Silver Screen Guns: Sisu – The Simple List of Kinda Correct Firearms

Luke C.
by Luke C.

On the way back from my short trip to Finland to participate in Finnish Brutality 2023, I had the chance to finally watch a movie I had been told about for months – Sisu. Sisu is a Finnish-made film set in 1944 during WWII that follows the bloody, painful, and wildly impossible journey of a man whose only wish was to be as far away from the war as possible and enjoy his newly found gold. Obviously, without a conflict, we can’t have a movie so long story short, our main character ends up going on a one-man killing spree as he tries to retrieve his stolen gold and take down the Nazis who took it from him as they retreat during the Lapland War.

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Although the background setting of Sisu is quite realistic, pretty much everything else, including its fairly short list of firearms that make an appearance is not only sometimes a bit out of place but even fantastical or even anachronistic. Either way, if you haven’t seen Sisu yet, I’d highly recommend it if you’re a fan of fast-paced, nonstop action flicks that are high on round counts, but low on lines spoken. If you’re just here to see the guns, let’s get on with it!

Silver Screen Guns: Sisu – The Simple List of Kinda Correct Firearms

K98 (7.92x57mm)

The first firearm in the movie is seen just a few short minutes into the first chapter. Our main character grabs it as he takes a break from his gold mining exploits to inspect the noise he hears in the distance. That distant noise happens to be the Germans razing Lapland to the ground on their way out of the country. However, our main character cares little about this and goes back to mining gold. The next time we see this firearm it’s seen stowed on his horse, and it’s this scene that gives us the clue, the telltale circle in the stock, that his firearm is likely a Mauser K98.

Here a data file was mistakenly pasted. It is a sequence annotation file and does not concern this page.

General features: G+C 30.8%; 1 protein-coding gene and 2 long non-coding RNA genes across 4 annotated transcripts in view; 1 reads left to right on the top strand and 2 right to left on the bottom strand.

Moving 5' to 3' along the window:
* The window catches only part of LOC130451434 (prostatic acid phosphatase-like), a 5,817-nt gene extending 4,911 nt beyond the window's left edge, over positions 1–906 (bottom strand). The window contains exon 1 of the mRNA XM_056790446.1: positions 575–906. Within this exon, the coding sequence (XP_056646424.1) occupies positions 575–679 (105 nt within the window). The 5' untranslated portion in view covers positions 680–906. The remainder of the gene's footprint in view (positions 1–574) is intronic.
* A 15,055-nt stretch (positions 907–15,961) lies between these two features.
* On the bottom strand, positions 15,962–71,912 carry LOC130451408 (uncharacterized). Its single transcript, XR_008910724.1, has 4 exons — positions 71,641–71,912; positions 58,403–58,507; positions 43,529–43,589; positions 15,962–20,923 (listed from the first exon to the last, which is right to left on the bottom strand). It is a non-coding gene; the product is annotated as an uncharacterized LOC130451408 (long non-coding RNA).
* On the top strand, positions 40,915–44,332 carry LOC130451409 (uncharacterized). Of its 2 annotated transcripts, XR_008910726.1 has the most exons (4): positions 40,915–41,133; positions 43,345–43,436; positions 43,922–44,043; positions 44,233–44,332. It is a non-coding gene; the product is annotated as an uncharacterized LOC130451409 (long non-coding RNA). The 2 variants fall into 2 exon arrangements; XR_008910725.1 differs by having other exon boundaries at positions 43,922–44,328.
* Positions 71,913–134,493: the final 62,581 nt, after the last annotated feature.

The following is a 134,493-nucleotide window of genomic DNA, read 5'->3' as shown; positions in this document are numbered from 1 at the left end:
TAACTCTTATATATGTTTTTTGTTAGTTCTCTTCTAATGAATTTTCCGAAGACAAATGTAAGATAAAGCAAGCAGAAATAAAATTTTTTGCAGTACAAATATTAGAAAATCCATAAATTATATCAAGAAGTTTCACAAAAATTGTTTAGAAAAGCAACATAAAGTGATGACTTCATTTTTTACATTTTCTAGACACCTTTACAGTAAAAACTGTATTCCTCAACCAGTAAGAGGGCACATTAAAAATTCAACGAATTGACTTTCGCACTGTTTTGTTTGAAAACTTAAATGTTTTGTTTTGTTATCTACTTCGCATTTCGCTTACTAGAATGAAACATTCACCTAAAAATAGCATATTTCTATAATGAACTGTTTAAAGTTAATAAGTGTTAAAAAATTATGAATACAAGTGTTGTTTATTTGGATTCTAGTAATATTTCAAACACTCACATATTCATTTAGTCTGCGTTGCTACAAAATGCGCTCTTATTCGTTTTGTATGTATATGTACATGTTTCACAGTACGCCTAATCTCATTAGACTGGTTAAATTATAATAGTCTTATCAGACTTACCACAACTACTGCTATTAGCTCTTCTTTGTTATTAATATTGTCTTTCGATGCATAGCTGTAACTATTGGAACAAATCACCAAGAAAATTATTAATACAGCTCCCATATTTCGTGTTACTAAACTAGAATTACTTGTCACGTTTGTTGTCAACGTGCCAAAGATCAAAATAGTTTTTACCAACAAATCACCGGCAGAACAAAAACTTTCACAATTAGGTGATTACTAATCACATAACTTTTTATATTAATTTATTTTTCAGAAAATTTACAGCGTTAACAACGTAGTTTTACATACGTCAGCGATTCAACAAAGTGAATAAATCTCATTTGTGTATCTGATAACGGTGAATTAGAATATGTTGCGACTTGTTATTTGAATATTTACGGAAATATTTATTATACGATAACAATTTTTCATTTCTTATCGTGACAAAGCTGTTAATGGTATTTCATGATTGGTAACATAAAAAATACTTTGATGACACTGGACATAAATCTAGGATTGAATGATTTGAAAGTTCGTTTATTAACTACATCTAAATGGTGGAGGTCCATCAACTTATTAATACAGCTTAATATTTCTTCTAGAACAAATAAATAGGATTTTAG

Although Finland mainly used rifles chambered in 7.62x54R, the German K98 did make its way over to Finland in limited numbers, likely when the two countries were still allied during the war. It’s far more likely our main character would probably have a Mosin Nagant but it’s not implausible that our main character might have been able to get his hands on a Mauser K98.

The K98 also makes several other appearances in the film, mostly handled by the German tank squad (don’t worry we’ll get to the tank later) that serves as the antagonists for our hero. It’s worth noting that the main character at one point in the film appears to be shot directly in the head by a sniper variant of the K98, and somehow survives.